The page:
Bible Open

Ten Commandments group leader Support feeds on terrorism fears

The Associated Press


CHATANOOGA - A man who makes his living promoting the Ten Commandments said Tuesday that terrorism fears are boosting public enthusiasm for displaying the Biblical scripture.

America is a "nation at war right now," said Charles Wysong, president of Ten Commandments Tennessee, a nonprofit group he organized six years ago. "People are sensing that we must involve God in our decisions. I think there is a proper fear of God."

Wysong held a news conference Tuesday to announce a Ten Commandments rally Dec. 2 at the University of Tennessee at Chattanooga. The rally, in part, is in support of the Hamilton County commission voting - one week after the terrorist attacks - to display the Ten Commandments in public buildings.

Please note that Hamilton County had to remove these religious plaques costing thousands of dollars in legal fees this group promised to pay and didn't.

The rally will include gospel singers, a church choir and remarks by Alabama Chief Justice Roy Moore, the "Ten Commandments Judge" who put a commandments monument in that state's judicial building in August.

Wysong said his group, which he leads with three other directors, wants to see the Ten Commandments in government buildings, public schools, churches and homes. He said the group will raise money at the rally to further that cause. That includes selling Ten Commandment plaques for $39 and yard signs for $5.

"We're not really selling them. We're making them available," Wysong said. "Our stake is not in the financial. Our stake is in the spiritual." He said some of the group's money would be used to help pay legal fees in court fights over displays of the Ten Commandments.

The Tennessee American Civil Liberties Union, with the support of some Chattanooga ministers, expects to file a lawsuit against Hamilton County once the displays are posted, sometime within the next two months.

Tennessee ACLU director Hedy Weinberg said a display of the Ten Commandments at a public building violates the separation of church and state and wrongfully promotes one religion.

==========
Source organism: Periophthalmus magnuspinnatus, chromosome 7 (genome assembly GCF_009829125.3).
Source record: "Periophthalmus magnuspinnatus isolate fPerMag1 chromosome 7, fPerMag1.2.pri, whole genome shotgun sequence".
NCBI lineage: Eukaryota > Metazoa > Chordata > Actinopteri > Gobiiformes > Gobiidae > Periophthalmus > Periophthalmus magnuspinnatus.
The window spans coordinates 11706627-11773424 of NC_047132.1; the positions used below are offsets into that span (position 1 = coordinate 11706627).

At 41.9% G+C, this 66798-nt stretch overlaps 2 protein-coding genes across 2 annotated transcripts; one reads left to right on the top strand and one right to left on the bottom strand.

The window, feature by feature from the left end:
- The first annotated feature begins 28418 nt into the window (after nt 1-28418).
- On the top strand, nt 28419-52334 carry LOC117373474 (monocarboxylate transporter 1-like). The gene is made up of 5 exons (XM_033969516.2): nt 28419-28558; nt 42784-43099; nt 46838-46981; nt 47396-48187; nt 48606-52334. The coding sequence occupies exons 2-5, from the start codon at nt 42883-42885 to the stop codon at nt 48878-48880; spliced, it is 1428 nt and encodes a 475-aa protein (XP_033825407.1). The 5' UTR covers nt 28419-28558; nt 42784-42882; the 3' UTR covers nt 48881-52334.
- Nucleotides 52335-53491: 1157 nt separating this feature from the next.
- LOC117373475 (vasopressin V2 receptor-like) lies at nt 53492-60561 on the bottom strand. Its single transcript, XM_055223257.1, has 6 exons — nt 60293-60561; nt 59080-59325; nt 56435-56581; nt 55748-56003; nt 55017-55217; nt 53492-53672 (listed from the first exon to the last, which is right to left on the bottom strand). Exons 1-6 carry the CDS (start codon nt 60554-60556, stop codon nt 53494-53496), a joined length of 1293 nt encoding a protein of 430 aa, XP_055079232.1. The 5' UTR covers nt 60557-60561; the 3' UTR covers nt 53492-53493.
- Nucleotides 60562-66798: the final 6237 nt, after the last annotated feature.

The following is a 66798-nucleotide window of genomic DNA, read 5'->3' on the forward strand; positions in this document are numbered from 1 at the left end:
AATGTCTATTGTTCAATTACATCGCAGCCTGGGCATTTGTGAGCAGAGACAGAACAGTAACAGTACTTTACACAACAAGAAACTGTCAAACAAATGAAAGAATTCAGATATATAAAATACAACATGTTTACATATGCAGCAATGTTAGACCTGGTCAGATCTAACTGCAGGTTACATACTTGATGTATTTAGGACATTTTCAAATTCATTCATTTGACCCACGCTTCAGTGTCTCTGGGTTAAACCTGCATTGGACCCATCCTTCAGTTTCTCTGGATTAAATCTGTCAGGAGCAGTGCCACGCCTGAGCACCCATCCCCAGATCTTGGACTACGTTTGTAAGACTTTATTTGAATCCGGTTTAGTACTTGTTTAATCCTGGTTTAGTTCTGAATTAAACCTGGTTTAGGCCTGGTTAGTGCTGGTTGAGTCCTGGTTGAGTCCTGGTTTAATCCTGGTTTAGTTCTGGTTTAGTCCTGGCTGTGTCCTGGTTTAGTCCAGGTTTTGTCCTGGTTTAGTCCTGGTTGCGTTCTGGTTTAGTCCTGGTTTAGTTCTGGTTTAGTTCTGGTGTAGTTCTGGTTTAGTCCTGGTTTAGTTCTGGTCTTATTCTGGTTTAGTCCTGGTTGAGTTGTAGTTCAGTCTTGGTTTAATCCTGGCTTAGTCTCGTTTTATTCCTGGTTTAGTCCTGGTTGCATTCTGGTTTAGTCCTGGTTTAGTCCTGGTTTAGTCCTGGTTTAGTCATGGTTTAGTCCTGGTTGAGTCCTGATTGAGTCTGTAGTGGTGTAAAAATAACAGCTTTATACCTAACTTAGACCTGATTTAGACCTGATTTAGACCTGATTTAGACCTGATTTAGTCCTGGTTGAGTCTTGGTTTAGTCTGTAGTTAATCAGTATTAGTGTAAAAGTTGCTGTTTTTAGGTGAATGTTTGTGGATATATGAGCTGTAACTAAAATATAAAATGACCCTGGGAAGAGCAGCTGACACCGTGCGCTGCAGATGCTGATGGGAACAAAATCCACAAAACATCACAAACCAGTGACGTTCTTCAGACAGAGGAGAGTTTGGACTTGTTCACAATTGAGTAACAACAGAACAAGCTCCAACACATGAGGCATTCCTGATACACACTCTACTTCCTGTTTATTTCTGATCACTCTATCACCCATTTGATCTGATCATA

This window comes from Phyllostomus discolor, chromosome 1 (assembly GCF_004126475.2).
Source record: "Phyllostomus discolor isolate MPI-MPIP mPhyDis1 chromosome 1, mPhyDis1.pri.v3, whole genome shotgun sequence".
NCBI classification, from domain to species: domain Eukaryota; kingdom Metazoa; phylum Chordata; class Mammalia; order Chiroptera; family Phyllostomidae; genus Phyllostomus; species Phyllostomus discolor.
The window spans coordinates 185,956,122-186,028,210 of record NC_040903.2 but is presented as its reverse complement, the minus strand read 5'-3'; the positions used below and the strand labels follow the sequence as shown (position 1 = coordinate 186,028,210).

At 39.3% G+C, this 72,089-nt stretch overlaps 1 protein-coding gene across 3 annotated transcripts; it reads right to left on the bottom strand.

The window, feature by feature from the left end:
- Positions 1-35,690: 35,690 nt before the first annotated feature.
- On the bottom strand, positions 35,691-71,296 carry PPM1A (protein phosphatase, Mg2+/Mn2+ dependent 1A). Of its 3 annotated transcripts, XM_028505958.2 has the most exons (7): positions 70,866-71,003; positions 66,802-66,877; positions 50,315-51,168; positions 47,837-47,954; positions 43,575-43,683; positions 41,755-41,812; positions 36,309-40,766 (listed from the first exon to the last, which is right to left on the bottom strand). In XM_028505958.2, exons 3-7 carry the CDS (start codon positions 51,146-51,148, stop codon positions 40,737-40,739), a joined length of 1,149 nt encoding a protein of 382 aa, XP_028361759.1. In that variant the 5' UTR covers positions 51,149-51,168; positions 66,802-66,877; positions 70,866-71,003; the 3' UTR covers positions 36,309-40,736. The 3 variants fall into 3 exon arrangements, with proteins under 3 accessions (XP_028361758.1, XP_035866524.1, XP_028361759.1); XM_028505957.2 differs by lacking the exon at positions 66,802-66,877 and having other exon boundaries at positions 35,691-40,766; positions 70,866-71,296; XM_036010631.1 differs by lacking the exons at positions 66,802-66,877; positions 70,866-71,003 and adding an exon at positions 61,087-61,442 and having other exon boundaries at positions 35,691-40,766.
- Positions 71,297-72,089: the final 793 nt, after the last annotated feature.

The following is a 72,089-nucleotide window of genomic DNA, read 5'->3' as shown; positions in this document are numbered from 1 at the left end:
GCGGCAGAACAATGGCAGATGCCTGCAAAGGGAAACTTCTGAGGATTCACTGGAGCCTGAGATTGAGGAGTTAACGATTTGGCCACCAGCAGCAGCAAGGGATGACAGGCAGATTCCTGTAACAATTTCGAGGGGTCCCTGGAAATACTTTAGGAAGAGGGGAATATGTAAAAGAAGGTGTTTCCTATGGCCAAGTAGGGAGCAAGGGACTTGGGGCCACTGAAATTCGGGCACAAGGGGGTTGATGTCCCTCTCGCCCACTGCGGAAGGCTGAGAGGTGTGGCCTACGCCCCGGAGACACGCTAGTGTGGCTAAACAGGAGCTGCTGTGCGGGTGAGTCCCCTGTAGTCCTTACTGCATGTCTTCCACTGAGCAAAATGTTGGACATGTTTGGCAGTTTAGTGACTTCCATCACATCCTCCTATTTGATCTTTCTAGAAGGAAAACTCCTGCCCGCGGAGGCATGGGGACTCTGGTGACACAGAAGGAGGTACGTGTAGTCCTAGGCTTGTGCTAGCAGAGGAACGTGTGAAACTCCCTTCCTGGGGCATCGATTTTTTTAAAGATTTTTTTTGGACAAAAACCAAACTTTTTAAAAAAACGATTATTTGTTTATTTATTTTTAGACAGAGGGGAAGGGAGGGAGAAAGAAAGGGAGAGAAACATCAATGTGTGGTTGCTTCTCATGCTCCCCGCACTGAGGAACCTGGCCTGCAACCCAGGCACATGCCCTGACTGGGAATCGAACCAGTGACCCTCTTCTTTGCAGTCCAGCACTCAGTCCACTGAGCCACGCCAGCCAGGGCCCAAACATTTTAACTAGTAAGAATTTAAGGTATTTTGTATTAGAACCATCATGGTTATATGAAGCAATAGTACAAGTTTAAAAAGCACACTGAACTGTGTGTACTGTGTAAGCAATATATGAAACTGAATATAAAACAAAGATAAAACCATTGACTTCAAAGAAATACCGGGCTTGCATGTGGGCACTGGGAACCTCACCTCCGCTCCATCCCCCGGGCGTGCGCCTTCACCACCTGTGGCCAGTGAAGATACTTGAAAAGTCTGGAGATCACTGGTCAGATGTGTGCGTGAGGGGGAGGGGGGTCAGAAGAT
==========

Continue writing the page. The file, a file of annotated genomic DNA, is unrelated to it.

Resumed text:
Johnson and Greene counties in East Tennessee and Shelby County in West Tennessee display the Ten Commandments. Wysong said all 95 counties should post the commandments. However, he disagreed with a decision by officials in neighboring Ringgold, Ga., to approve a City Hall display of the Ten Commandments and the Lord's Prayer along with an empty picture frame with the engraving: "This is for those of other beliefs."

"I have a problem with that," Wysong said. "This is not a nation founded on many religions. It was founded on the Christian religion."

Ringgold Mayor Joe Barger said the "other beliefs" plaque is intended to make sure nobody is left out. "We tried to cover everybody." Barger said. "We don't know who they are. They are good folks."

Hamilton County commissioner Richard Casavant, the lone dissenter in the 5-1 Vote to display the commandments in county buildings, said using the terrorist attacks to justify posting the scripture was misguided.

"There is no more important time to gain the loyalty of people throughout the world, especially those nations where the enemy, the criminals, the terrorists dwell," he said after the vote. "This is not the Christians versus the world. The name of the game today is to destroy our enemies without creating new ones.


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